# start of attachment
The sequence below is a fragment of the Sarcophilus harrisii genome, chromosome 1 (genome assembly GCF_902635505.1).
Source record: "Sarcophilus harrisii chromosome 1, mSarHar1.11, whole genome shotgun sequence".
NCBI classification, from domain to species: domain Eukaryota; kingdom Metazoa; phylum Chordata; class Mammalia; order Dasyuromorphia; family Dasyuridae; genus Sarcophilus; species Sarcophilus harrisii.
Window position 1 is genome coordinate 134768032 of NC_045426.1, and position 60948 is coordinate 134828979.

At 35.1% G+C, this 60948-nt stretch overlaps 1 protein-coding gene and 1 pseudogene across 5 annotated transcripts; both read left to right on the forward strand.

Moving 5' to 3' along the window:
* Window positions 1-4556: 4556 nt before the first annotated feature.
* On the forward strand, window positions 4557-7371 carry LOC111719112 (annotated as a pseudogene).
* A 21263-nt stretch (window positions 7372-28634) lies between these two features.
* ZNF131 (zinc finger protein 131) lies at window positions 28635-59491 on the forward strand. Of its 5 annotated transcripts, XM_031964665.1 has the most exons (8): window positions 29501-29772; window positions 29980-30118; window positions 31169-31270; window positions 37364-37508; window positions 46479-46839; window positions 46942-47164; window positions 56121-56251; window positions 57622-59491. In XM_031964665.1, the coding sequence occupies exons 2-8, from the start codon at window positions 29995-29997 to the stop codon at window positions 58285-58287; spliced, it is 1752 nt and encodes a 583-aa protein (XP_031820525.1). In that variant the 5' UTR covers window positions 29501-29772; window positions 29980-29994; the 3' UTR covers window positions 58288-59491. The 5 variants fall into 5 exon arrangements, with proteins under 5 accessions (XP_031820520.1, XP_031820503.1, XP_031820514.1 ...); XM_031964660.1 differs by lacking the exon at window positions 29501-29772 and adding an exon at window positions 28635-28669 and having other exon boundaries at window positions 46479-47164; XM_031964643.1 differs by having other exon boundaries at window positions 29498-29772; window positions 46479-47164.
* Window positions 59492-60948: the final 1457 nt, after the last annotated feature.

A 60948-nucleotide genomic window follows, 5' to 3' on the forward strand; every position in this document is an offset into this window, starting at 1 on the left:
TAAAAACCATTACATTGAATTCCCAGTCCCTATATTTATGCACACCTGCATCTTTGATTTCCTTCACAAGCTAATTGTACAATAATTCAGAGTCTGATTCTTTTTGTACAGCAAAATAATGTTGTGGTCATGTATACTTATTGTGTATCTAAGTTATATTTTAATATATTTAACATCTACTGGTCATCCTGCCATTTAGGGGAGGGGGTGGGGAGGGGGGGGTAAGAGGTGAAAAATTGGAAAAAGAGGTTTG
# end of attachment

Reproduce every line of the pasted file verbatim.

The sequence below is a fragment of the Sarcophilus harrisii genome, chromosome 1 (genome assembly GCF_902635505.1).
Source record: "Sarcophilus harrisii chromosome 1, mSarHar1.11, whole genome shotgun sequence".
NCBI classification, from domain to species: domain Eukaryota; kingdom Metazoa; phylum Chordata; class Mammalia; order Dasyuromorphia; family Dasyuridae; genus Sarcophilus; species Sarcophilus harrisii.
Window position 1 is genome coordinate 134768032 of NC_045426.1, and position 60948 is coordinate 134828979.

At 35.1% G+C, this 60948-nt stretch overlaps 1 protein-coding gene and 1 pseudogene across 5 annotated transcripts; both read left to right on the forward strand.

Moving 5' to 3' along the window:
* Window positions 1-4556: 4556 nt before the first annotated feature.
* On the forward strand, window positions 4557-7371 carry LOC111719112 (annotated as a pseudogene).
* A 21263-nt stretch (window positions 7372-28634) lies between these two features.
* ZNF131 (zinc finger protein 131) lies at window positions 28635-59491 on the forward strand. Of its 5 annotated transcripts, XM_031964665.1 has the most exons (8): window positions 29501-29772; window positions 29980-30118; window positions 31169-31270; window positions 37364-37508; window positions 46479-46839; window positions 46942-47164; window positions 56121-56251; window positions 57622-59491. In XM_031964665.1, the coding sequence occupies exons 2-8, from the start codon at window positions 29995-29997 to the stop codon at window positions 58285-58287; spliced, it is 1752 nt and encodes a 583-aa protein (XP_031820525.1). In that variant the 5' UTR covers window positions 29501-29772; window positions 29980-29994; the 3' UTR covers window positions 58288-59491. The 5 variants fall into 5 exon arrangements, with proteins under 5 accessions (XP_031820520.1, XP_031820503.1, XP_031820514.1 ...); XM_031964660.1 differs by lacking the exon at window positions 29501-29772 and adding an exon at window positions 28635-28669 and having other exon boundaries at window positions 46479-47164; XM_031964643.1 differs by having other exon boundaries at window positions 29498-29772; window positions 46479-47164.
* Window positions 59492-60948: the final 1457 nt, after the last annotated feature.

A 60948-nucleotide genomic window follows, 5' to 3' on the forward strand; every position in this document is an offset into this window, starting at 1 on the left:
TAAAAACCATTACATTGAATTCCCAGTCCCTATATTTATGCACACCTGCATCTTTGATTTCCTTCACAAGCTAATTGTACAATAATTCAGAGTCTGATTCTTTTTGTACAGCAAAATAATGTTGTGGTCATGTATACTTATTGTGTATCTAAGTTATATTTTAATATATTTAACATCTACTGGTCATCCTGCCATTTAGGGGAGGGGGTGGGGAGGGGGGGGTAAGAGGTGAAAAATTGGAAAAAGAGGTTTG